In Aderhold v. Car2Go N.A., LLC,  2016 WL 4709873 (9th Cir. 2016), the Court of Appeals for the Ninth Circuit held that a TCPA plaintiff consented to receive texts messages as part of the registration process for a car-sharing program.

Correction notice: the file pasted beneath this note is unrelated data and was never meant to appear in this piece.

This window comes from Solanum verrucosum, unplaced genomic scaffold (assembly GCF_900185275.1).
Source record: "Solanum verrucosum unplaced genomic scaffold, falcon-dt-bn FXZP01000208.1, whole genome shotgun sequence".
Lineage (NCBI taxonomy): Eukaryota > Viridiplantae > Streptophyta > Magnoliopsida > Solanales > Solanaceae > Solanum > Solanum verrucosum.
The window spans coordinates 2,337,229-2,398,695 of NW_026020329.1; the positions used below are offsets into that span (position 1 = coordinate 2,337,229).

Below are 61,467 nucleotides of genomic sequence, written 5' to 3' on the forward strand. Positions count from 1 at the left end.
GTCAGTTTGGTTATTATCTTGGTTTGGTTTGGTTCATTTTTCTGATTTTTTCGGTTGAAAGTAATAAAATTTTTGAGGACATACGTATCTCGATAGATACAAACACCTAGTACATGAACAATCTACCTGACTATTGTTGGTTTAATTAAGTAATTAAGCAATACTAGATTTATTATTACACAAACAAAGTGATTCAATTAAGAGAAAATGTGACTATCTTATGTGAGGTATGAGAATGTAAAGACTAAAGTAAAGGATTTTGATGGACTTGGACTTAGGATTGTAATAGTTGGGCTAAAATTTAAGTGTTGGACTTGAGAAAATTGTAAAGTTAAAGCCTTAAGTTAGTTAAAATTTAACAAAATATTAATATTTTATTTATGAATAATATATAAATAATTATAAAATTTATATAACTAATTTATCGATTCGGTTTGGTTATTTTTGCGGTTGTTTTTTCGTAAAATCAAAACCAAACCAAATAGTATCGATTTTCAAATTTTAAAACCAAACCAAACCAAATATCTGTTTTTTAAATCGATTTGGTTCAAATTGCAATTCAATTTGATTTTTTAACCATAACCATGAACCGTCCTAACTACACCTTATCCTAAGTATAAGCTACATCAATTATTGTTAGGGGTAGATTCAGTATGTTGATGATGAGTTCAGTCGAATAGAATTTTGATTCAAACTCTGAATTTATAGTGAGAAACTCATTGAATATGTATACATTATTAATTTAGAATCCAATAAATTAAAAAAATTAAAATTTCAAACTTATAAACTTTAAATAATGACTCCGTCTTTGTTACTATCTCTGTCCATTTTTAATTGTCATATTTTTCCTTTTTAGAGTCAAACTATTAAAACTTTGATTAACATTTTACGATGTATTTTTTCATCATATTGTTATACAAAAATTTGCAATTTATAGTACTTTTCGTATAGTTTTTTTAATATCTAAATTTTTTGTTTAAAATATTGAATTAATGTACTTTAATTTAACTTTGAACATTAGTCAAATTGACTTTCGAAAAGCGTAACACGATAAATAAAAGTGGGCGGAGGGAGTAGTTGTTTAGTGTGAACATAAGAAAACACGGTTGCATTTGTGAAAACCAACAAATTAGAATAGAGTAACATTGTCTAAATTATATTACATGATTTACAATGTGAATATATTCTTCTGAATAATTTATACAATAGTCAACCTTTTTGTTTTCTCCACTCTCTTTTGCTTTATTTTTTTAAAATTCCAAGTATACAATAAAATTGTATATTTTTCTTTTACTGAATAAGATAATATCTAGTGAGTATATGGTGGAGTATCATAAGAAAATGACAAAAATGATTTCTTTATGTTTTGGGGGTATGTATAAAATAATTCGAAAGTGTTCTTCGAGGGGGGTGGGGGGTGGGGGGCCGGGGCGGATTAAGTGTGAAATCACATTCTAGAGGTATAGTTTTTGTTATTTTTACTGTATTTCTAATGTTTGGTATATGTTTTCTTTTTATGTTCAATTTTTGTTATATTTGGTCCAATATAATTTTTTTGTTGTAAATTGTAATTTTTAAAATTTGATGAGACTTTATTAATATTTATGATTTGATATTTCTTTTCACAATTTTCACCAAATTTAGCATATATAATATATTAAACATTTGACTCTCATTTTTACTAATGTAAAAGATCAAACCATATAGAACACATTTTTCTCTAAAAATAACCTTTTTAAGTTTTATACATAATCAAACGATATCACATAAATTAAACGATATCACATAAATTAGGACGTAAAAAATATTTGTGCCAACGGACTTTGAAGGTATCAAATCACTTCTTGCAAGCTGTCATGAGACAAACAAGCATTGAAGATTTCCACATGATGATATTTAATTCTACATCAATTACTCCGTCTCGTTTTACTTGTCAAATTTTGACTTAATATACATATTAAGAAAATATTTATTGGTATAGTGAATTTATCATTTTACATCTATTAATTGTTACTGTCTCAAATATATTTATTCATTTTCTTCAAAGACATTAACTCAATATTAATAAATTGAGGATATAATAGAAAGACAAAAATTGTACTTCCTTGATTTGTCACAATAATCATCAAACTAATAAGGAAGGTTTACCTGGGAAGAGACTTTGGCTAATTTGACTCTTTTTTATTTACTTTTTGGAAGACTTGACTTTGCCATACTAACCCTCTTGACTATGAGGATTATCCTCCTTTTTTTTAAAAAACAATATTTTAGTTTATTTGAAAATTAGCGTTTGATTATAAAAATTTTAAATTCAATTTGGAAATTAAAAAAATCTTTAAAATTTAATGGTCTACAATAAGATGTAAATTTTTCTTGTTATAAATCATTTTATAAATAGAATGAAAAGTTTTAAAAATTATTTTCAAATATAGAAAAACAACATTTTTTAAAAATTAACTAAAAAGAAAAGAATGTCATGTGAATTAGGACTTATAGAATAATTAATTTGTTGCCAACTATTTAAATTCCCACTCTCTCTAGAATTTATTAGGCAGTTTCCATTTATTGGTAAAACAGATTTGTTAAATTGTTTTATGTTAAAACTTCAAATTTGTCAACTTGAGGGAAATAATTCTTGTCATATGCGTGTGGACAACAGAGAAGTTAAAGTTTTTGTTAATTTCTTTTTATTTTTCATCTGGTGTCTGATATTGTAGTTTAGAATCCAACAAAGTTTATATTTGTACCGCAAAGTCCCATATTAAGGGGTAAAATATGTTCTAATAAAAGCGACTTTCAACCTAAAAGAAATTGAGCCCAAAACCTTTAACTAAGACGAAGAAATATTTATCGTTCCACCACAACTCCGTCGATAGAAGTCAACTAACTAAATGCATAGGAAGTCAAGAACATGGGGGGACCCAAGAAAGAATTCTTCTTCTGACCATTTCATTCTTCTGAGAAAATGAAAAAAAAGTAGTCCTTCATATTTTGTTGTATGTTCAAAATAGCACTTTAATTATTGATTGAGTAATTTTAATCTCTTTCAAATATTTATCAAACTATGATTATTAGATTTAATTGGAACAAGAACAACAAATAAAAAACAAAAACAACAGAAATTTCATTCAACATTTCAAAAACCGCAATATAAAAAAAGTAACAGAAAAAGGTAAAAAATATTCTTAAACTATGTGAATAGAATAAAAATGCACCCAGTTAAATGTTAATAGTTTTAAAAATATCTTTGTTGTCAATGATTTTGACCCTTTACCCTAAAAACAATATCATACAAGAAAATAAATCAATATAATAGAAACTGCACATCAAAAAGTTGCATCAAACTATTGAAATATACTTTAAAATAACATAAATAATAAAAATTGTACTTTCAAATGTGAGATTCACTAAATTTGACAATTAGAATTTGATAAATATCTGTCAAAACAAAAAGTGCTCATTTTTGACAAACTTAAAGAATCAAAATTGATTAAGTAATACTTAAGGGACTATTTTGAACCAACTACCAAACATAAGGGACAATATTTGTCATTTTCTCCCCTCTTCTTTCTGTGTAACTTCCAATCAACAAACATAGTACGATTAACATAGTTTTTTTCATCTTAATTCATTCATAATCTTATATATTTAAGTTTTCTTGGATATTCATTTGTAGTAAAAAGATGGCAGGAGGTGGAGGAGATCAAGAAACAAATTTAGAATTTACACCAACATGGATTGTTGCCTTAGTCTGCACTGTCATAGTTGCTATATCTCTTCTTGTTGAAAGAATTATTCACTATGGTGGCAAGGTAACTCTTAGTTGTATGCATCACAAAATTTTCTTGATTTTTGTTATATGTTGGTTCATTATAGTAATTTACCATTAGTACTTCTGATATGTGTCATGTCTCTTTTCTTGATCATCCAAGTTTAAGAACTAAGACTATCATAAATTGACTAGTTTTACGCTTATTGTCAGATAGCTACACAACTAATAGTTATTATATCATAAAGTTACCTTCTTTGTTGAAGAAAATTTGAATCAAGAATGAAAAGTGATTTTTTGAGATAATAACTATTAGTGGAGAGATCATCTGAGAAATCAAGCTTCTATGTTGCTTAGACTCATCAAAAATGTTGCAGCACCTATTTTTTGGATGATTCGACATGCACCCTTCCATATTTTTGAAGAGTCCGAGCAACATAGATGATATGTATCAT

Eric Aderhold appeals the district court’s dismissal of his putative class action under the Telephone Consumer Protection Act (“TCPA”), 47 U.S.C. § 227(b). Aderhold alleged that car2go N.A. LLC sent an automated commercial text message to his cellular phone as part of its registration process without his “prior express consent.” The text message required Aderhold to enter a validation code on car2go’s website in order to complete the registration process that Adherhold had initiated. We affirm the dismissal. The Federal Communications Commission (“FCC”) has determined that “persons who knowingly release their phone numbers have in effect given their invitation or permission to be called at the number which they have given, absent instructions to the contrary.” In re Rules & Regulations Implementing the Tel. Consumer Prot. Act of 1991, Report and Order, 7 FCC Rcd. 8752, 8769 (Oct. 16, 1992). Aderhold therefore consented to receiving text messages related to the application process from car2go simply by providing his phone number in the application for membership. Our opinion in Satterfield v. Simon & Schuster, Inc., 569 F.3d 946, 955 (9th Cir. 2009), in which we held that “prior express consent” is “[c]onsent that is clearly and unmistakably stated,” is not in conflict with the FCC’s rulings. The district court lacked jurisdiction under the Hobbs Act, 28 U.S.C. § 2342, to depart from the FCC’s view of the statute. See U.S. W. Commc’ns, Inc. v. Jennings, 304 F.3d 950, 958 n.2 (9th Cir. 2002).  We also affirm the district court’s holding that the text message in question was not a “telemarketing” message. See 47 C.F.R. § 64.1200(f)(12). A message is characterized as “telemarketing” if it is issued “for the purpose of encouraging the purchase or rental of, or investment in, property, goods, or services.” Id. We approach the question of the purpose of a message “with a measure of common sense.” Chesbro v. Best Buy Stores, L.P., 705 F.3d 913, 918 (9th Cir. 2012). Car2go’s message contains no content encouraging purchase of car2go services. The message was directed instead to completing the registration process initiated by Aderhold and to validating personal information. We follow the FCC’s determination that such messages, “whose purpose is to facilitate, complete, or confirm a commercial transaction that the recipient has previously agreed to enter into with the sender are not advertisements.” See In re Rules & Regs. Implementing the Tel. Consum. Prot. Act of 1991, 21 FCC Rcd. 3787, 3812 ¶ 49 (Apr. 5, 2006).